DOE Clean Energy Programs Vital to American Innovation, Competitiveness — and Jobs

Our federal government is failing us in many ways when it comes to addressing climate change and advancing clean energy.

One area that is working: The Department of Energy’s ability to seed and grow clean energy innovation — innovation that is driving new investments, creating new jobs and reducing our country’s carbon emissions.

Over the past decade, energy innovation projects funded by just one DOE program — the ARPA-E (Advanced Research Projects Agency-Energy) program — have resulted in the formation of 76 new American companies, attracted nearly $3 billion in private-sector investments and produced 346 new patents.

Speaking to the House Committee on Appropriations subcommittee on energy and water

DOE-led energy efficiency standards and programs, meanwhile, have saved consumers and businesses billions of dollars in operating costs — and reduced our country’s carbon emissions — while also spurring the invention of better industrial equipment, heating and air conditioning systems and industrial equipment.

Still other DOE programs are directly responsible for the innovation and sharp price reductions that have helped spur the dramatic growth of solar, wind, geothermal and battery technology in recent years.

This week, I was honored to testify before a congressional committee about another important byproduct of energy innovation that DOE helped foster: Jobs.

As I told members of the House Committee on Appropriations, (see here for recording ) DOE clean energy programs have played a critical role in the creation of 3.3 million clean energy jobs in America.

If not for advances in solar and wind technology that have their roots in DOE programs, we probably wouldn’t have more than 508,000 jobs in renewable energy today. If not for DOE-led energy efficiency programs, we probably wouldn’t have 2.3 million people working in energy efficiency.

And if members of Congress don’t continue to fund DOE aggressively, I told them, they will hurt innovation, investment, competitiveness — and clean energy jobs — in America.

One example I gave to lawmakers was that of E2 member Steve Melink.

Steve Melink has developed technology that promises to bring down the cost of geothermal HVAC systems, like this one at his company’s Cincinnati headquarters

Steve’s 100-person company, based in Cincinnati, designs and supplies clean energy solutions — solar, energy efficiency, geothermal — to big companies like hotel and restaurant chains and factories. As Steve told me recently, the most energy efficient heating and cooling system known to exist are geothermal HVAC systems. Problem is, geothermal is initially expensive and hard to install. Thanks to a Department of Energy Small Business Innovation Research (SBIR) grant, Melink Corp. is about to introduce new technology that could dramatically reduce the cost and substantially increase the adoption of geothermal energy in our country — saving money for big users of energy while reducing their — and our country’s — carbon emissions. Steve’s company currently employs more than 100 people, and is growing fast. He’s about to open a new headquarters building outside of Cincinnati to house current and future employees, creating some local construction jobs in the meantime.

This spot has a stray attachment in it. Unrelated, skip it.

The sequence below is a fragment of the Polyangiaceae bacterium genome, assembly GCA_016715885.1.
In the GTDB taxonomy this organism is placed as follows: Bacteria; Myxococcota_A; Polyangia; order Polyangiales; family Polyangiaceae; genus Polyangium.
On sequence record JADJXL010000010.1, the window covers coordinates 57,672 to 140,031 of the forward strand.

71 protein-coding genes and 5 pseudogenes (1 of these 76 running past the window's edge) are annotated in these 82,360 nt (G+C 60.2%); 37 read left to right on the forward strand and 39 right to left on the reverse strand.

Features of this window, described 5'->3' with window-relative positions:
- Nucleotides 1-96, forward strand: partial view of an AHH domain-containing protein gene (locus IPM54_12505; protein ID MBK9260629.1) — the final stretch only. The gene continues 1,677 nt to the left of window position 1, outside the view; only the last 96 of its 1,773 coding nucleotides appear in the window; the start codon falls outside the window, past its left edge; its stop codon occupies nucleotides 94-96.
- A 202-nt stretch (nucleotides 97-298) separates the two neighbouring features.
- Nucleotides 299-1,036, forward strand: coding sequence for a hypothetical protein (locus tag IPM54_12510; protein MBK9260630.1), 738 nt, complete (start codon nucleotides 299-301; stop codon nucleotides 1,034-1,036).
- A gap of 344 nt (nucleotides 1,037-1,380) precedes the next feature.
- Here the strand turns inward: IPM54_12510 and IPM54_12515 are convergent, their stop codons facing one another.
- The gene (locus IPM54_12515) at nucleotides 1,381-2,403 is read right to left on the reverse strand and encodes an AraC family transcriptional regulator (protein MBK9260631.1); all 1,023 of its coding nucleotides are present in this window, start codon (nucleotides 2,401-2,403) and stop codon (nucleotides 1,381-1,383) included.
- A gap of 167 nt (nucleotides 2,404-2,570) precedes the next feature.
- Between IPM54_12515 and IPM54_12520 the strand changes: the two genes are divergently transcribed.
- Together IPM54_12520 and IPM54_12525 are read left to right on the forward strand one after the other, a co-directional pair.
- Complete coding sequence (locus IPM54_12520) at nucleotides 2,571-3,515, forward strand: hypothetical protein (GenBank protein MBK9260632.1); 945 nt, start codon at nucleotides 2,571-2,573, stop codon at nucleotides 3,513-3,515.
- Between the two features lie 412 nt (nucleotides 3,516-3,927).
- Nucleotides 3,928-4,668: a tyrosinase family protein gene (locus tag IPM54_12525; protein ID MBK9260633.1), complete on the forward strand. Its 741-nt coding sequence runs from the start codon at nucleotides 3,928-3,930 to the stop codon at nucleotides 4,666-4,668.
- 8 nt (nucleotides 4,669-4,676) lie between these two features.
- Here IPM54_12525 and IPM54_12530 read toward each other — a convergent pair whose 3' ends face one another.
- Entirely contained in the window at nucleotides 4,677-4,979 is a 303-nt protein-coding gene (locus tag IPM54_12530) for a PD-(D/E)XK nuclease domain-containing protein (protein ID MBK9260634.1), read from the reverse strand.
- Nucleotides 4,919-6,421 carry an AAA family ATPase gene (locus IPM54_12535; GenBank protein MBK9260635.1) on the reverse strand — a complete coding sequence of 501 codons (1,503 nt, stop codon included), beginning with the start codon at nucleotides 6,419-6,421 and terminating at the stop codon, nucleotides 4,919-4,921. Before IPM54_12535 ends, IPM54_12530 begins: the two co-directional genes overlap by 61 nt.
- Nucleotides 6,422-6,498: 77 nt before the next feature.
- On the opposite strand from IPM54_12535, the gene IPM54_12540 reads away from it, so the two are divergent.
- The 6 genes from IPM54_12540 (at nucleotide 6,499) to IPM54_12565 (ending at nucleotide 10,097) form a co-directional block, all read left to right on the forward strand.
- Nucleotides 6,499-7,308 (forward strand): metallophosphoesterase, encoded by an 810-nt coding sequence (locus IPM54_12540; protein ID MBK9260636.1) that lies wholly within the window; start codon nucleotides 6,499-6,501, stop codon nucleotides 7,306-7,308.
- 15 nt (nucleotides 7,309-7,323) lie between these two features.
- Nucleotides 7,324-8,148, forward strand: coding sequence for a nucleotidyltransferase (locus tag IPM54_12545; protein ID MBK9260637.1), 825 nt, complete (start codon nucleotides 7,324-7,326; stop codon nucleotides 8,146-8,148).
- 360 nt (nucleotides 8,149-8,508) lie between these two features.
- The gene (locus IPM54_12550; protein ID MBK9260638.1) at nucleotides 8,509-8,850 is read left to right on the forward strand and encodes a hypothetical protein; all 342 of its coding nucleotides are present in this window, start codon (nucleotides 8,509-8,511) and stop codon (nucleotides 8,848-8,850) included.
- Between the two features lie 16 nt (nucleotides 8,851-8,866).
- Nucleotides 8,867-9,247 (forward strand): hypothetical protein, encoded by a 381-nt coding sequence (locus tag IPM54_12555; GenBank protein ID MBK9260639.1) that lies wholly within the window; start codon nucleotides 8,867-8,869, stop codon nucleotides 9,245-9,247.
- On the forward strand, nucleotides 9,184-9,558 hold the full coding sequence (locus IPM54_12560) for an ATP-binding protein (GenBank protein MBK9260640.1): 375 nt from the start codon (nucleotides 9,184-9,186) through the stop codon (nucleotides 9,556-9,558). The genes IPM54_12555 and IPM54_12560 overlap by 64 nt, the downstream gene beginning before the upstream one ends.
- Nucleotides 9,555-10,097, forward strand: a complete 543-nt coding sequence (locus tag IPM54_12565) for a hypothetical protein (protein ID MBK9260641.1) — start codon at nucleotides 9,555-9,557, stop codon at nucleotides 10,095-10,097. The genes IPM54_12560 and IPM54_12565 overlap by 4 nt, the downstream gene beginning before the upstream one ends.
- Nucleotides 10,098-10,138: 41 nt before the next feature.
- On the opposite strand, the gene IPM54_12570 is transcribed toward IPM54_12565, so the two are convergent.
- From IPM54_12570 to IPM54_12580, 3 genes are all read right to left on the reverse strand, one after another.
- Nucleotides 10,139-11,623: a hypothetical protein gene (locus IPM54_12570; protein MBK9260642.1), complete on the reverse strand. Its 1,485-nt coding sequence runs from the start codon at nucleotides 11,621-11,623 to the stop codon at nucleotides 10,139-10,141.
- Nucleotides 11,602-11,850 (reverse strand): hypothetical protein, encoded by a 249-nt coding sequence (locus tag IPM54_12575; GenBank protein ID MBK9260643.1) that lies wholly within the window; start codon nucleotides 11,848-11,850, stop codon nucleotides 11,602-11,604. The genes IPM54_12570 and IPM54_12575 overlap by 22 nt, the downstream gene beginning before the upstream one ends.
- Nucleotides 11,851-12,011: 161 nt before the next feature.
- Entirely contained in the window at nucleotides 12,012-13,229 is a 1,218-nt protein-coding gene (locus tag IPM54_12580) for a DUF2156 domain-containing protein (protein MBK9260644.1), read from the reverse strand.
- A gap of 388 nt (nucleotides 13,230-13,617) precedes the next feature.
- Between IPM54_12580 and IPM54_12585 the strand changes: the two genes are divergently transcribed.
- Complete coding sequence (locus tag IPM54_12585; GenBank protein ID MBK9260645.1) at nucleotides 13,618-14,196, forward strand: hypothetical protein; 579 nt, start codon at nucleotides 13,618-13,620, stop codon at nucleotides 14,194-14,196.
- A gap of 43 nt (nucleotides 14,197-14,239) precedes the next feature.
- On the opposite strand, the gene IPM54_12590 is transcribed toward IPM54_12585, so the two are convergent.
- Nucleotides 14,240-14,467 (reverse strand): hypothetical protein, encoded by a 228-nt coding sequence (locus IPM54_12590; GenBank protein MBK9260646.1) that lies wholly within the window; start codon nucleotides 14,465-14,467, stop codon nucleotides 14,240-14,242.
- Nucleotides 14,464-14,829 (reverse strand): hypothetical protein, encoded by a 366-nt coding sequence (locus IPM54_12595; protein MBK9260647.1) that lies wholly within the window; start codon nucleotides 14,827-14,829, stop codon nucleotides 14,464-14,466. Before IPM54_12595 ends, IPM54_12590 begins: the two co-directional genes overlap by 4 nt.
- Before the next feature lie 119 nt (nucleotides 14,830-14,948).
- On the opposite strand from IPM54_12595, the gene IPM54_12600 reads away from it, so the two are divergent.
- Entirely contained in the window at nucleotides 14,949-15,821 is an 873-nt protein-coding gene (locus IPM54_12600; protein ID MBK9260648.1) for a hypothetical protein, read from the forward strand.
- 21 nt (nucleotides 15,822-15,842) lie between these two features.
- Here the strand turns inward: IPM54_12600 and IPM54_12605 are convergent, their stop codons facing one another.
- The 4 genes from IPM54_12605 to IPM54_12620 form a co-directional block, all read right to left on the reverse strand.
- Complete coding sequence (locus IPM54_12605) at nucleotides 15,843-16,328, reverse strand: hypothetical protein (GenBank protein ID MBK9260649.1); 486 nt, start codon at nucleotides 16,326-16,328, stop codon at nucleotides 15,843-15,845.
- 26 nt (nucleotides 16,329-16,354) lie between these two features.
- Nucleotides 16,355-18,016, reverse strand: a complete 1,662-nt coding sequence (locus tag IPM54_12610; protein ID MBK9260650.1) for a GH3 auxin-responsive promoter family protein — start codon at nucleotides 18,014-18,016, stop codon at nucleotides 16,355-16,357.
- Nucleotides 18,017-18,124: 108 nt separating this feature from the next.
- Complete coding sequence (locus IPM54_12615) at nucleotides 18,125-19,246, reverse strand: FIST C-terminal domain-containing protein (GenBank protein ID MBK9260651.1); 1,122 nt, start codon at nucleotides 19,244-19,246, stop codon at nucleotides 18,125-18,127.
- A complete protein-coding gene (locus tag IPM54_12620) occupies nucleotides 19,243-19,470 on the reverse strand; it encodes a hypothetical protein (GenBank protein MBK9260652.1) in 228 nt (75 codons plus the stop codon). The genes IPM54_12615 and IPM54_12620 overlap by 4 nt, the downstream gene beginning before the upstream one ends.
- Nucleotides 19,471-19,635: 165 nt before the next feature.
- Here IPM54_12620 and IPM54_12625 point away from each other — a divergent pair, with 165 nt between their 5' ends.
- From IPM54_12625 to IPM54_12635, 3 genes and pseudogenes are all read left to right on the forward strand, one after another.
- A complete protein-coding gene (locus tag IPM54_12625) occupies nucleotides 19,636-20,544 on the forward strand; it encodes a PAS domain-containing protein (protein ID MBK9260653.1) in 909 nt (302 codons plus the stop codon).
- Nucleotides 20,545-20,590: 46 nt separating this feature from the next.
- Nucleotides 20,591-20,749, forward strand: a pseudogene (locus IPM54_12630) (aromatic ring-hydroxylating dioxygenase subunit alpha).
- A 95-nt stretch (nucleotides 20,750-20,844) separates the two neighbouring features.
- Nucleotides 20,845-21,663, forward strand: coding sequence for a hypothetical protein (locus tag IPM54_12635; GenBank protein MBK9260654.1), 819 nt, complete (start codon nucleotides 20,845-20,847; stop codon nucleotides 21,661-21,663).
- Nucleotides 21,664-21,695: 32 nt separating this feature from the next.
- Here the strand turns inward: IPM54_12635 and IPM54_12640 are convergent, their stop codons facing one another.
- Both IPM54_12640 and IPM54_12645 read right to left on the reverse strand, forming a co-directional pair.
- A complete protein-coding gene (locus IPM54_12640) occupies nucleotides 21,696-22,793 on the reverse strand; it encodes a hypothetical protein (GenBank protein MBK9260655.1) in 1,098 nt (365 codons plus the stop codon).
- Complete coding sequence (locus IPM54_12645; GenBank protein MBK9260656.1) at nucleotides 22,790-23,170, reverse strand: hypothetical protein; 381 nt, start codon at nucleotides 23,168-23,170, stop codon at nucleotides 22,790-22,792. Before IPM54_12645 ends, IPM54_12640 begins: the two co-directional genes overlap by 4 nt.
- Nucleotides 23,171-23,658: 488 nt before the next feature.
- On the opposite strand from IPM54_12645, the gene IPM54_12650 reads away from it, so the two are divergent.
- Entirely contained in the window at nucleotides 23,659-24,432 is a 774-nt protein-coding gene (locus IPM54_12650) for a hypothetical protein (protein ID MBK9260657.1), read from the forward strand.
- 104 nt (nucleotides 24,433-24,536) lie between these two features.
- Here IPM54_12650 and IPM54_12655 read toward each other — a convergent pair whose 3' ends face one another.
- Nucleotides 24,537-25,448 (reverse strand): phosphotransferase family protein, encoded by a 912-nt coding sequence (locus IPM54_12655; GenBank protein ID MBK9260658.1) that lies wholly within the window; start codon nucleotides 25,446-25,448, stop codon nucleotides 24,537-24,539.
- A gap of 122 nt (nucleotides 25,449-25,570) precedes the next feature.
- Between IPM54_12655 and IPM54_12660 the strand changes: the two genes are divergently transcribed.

Scout Clean Energy, a Colorado-based company owned by E2 member Michael Rucker develops major wind projects in over a dozen states. Behind every wind turbine that Michael’s company erects is some of the most advanced wind energy technology available — technology that probably wouldn’t exist without DOE clean energy programs. Michael tells me that Scout is now planning to install energy storage systems — batteries — with its wind projects that will allow it to produce and distribute clean, emissions-free, renewable energy even when the wind isn’t blowing. That wouldn’t be possible without technology and companies that exist in part because of Department of Energy programs.

Lastly, I told lawmakers, to see the companies and jobs of America’s future, look to places like cleantech incubator Greentown Labs in Boston, or in the portfolios of cleantech investment groups like Element 8 in Seattle, both of which are led by E2 members.

Not long ago, a group of cleantech incubator CEOs (including Greentown Labs’ CEO and E2 member Emily Reichert) and I met with members of Congress to talk about the consequences of cutting DOE funding. What Emily and others uniformly and unequivocally said was this: Without DOE programs, hundreds of promising start-up companies developing the next-generation of energy technology in America simply would not exist — nor would the domestic jobs, economic potential and environmental and climate change benefits they’re producing and will produce in years to come.

America has a good thing going when it comes to DOE clean energy programs.

Let’s hope Congress recognizes this and continues to fund DOE and American clean energy innovation at levels they deserve — for the good of our environment and the good of our economy.

DOE Clean Energy Programs Vital to American Innovation, Competitiveness — and Jobs was originally published in e2org on Medium.

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